Next week, Intel is holding its annual developer bash in Moscone Center, San Francisco CA. However, their server partners aren’t too thrilled with the situation that Romley platform – Intel’s next generation Xeon platform based on Socket R (LGA-2011) and B2 (LGA-1356) – won’t be available for shipping until the (late part) first quarter of 2012.

An overview of Intel Romley Platform

We spoke with several sources in the know, and they confirmed to us that they won’t have Romley-based products in the fourth quarter of 2011, since the next-gen Xeon platform slipped into 2012. This has nothing in relation to the desktop versions Sandy Bridge-E and the X79 Chipset who both are scheduled to launch in fourth quarter of this year, albeit in limited quantity.

The problems are allegedly twofold: the 32nm 8-core Sandy Bridge is not enjoying good yields for now, and the world+dog now know that the decision to embed Serial Attached SCSI (SAS) into the chipset resulted in a world of pain when it comes to getting the chipset working properly, and not having issues by sending random erroneous data. Since SAS is present on three out of four versions of Patsburg chipset (Patsburg-A is the entry version, -B, -D and -T versions are higher-end).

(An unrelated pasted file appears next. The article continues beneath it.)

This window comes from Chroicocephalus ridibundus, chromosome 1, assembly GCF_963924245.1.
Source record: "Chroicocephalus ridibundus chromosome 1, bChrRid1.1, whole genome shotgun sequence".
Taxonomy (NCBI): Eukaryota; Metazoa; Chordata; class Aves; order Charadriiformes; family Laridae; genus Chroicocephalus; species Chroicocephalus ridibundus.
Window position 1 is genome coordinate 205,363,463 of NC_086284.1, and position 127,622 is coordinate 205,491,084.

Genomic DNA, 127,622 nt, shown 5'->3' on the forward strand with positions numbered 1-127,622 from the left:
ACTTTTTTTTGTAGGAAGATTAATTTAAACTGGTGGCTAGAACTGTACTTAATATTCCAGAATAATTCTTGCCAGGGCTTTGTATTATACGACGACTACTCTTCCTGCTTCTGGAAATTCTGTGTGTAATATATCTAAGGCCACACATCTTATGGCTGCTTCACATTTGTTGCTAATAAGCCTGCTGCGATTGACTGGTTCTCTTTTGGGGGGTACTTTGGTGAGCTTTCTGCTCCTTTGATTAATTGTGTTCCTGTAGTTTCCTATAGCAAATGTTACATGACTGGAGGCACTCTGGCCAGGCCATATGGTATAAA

What Intel Romley is all about

Remember that only few months ago, Intel’s bullet train called Sandy Bridge came to a crushing halt after an error was discovered in the chipset, causing massive delays across all affected platforms. The echos of that delay are taking their toll with Romley, but at least Intel did not launch the platform and got its partners in the hot water.

Knowing Intel’s engineering strength, they will pull through this situation as well, but the company that could profit from this situation is no other than AMD.

As you can imagine, Romley launch later in 2012 presents excellent news for AMD, who recently started revenue shipping of their 16-core Opterons based on the Bulldozer architecture. AMD has complete infrastructure in place, having relied on Socket G34 and the mature Maranello platform.

Thus, there should be no SNB-EN/EP to derail AMD’s bulldozing bullet train… for the time being.